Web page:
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I have been wondering if the following statement is true, $$ A\equiv_TB\iff A'\equiv_TB' $$ where $A, B\subseteq\omega$ and $A'$ denotes the Turing jump of $A$. I have been able to show the forward direction, but have been unable to show the converse. I am starting to think that the converse fails and have been looking for an example. Any suggestions?

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There are indeed sets $A,B$ such that $A'\equiv_T B'$ yet $A'\not\equiv_T B$, at least in certain theories (so it is consistent). One family of examples comes from so-called high sets, which are computably enumerable sets such that $A'\geq_T\emptyset''$. Since $A\leq \emptyset'$, if $A'\equiv_T\emptyset''$ the question of whether $A,\emptyset'$ are such a pair boils down to whether $\emptyset'\leq A$, i.e. whether $A$ is complete. An example of a high non-complete set $A$ is provided here, but the example relies on strengthened axioms for induction.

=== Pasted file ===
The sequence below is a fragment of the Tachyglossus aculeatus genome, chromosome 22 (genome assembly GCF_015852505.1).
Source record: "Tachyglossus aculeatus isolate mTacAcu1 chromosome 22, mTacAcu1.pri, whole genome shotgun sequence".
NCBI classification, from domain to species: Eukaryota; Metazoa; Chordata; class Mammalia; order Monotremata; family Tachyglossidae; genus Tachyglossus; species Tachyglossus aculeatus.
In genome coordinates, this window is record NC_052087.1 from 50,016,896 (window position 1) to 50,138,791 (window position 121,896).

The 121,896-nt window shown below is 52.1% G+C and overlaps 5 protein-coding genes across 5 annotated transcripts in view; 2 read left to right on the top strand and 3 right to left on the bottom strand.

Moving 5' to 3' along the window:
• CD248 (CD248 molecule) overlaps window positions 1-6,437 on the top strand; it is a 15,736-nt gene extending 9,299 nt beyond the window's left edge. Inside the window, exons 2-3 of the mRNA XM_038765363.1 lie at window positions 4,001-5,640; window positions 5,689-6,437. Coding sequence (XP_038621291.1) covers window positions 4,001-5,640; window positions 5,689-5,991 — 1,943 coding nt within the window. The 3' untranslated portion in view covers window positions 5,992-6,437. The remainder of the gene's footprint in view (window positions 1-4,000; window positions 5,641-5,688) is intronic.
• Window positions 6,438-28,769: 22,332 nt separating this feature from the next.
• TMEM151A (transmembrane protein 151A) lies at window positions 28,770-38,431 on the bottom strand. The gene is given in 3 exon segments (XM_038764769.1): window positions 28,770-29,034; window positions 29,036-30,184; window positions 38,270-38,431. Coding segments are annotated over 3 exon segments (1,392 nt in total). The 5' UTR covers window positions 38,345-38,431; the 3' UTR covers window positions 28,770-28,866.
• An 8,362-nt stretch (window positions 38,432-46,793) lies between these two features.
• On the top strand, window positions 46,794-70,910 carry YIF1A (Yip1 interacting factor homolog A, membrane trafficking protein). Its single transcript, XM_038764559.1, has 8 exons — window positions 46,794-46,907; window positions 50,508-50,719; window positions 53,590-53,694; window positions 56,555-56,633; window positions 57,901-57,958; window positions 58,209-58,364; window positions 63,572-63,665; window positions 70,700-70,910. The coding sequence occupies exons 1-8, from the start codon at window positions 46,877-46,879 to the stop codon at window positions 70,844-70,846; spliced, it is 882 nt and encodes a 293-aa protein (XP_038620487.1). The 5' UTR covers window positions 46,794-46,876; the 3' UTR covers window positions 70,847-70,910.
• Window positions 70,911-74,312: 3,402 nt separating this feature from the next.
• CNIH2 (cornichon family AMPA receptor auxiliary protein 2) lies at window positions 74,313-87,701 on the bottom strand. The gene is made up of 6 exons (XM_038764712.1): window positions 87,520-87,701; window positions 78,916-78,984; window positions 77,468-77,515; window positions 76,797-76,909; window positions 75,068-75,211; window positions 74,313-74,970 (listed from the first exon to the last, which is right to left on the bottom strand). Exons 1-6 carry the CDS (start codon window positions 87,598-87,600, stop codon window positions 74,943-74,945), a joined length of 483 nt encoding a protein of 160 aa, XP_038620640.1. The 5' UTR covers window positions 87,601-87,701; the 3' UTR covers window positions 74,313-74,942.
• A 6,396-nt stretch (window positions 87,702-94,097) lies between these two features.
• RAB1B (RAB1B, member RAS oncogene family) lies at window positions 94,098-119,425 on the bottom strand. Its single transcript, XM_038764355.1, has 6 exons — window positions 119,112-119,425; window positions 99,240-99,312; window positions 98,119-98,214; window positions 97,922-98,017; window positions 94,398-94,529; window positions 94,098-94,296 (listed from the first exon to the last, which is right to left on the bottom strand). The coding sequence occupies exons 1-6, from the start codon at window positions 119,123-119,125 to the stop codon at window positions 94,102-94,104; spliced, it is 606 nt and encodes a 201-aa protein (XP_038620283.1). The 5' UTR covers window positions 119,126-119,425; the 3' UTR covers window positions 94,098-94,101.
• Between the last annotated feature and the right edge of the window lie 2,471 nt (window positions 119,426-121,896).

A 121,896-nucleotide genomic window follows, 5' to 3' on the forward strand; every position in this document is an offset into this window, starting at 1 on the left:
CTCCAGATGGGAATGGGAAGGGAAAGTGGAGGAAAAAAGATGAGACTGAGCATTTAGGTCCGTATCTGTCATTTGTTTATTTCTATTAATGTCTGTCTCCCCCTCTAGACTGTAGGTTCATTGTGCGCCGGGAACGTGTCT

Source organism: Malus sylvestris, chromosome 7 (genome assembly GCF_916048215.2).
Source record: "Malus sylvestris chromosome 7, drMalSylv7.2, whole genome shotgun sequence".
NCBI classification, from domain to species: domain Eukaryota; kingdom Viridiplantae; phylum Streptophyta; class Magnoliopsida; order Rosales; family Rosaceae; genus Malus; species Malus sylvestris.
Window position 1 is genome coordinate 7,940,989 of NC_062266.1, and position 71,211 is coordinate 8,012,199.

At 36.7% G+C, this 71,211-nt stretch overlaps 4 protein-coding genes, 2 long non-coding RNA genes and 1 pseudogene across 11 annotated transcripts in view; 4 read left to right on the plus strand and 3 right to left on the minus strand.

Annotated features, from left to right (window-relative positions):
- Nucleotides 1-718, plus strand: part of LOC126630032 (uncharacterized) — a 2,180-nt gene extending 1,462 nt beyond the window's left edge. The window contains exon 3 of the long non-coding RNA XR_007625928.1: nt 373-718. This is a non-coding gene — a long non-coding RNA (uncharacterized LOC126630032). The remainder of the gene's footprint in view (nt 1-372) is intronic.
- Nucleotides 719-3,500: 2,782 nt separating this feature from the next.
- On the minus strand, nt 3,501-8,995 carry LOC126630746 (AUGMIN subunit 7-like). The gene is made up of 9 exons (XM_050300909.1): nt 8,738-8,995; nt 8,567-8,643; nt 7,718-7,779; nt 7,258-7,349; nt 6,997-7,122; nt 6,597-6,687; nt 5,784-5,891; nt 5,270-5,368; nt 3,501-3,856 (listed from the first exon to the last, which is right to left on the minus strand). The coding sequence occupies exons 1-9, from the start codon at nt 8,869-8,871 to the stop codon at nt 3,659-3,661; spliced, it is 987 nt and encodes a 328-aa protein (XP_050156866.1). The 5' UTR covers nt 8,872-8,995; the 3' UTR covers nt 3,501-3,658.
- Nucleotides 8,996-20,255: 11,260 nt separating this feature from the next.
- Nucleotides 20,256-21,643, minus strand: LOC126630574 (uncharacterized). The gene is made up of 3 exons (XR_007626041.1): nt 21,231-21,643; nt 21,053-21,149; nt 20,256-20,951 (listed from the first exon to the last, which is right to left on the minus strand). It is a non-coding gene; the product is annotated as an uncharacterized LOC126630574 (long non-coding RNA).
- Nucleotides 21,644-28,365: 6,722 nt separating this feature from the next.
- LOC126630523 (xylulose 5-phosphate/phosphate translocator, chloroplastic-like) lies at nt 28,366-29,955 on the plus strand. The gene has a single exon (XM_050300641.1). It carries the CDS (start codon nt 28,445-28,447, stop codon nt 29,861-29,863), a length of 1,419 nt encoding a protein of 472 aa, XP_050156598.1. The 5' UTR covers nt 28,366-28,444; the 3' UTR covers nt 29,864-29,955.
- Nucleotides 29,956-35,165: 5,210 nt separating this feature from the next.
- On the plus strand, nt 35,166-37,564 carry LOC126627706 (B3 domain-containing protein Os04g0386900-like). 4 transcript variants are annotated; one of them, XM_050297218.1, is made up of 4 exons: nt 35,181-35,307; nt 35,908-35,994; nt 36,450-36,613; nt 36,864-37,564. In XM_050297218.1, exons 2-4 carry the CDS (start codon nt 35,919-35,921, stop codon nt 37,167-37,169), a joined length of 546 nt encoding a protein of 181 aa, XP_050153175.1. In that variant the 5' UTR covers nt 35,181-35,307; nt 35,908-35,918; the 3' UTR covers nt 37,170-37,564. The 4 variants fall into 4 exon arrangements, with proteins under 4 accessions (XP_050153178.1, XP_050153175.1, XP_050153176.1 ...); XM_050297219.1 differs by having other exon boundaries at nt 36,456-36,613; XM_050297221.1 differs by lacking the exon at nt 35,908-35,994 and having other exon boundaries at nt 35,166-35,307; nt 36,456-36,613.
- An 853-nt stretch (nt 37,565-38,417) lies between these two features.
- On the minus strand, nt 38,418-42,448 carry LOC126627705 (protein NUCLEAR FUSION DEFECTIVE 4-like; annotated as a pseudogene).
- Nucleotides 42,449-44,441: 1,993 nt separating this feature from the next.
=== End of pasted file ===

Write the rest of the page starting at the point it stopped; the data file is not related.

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Those "strengthened axioms of induction" are far far weaker than what is available in usual set theories like ZFC, which are the usual setting for recursion theory. Unless we are interested in the Reverse Mathematics of recursion theory, there is no issue with induction. – Carl Mummert Mar 16 '12 at 13:49

Similar to @Alex's answer, there are also low sets. A set $A\subseteq \omega$ is low if $A' \leq 0'$ (so that $A' \equiv_{T} 0'$). Notice that any low $0<A<0'$ would then be a counterexample to the converse of your statement. The Kleene-Post finite-extension construction of incomparable degrees builds two such sets.

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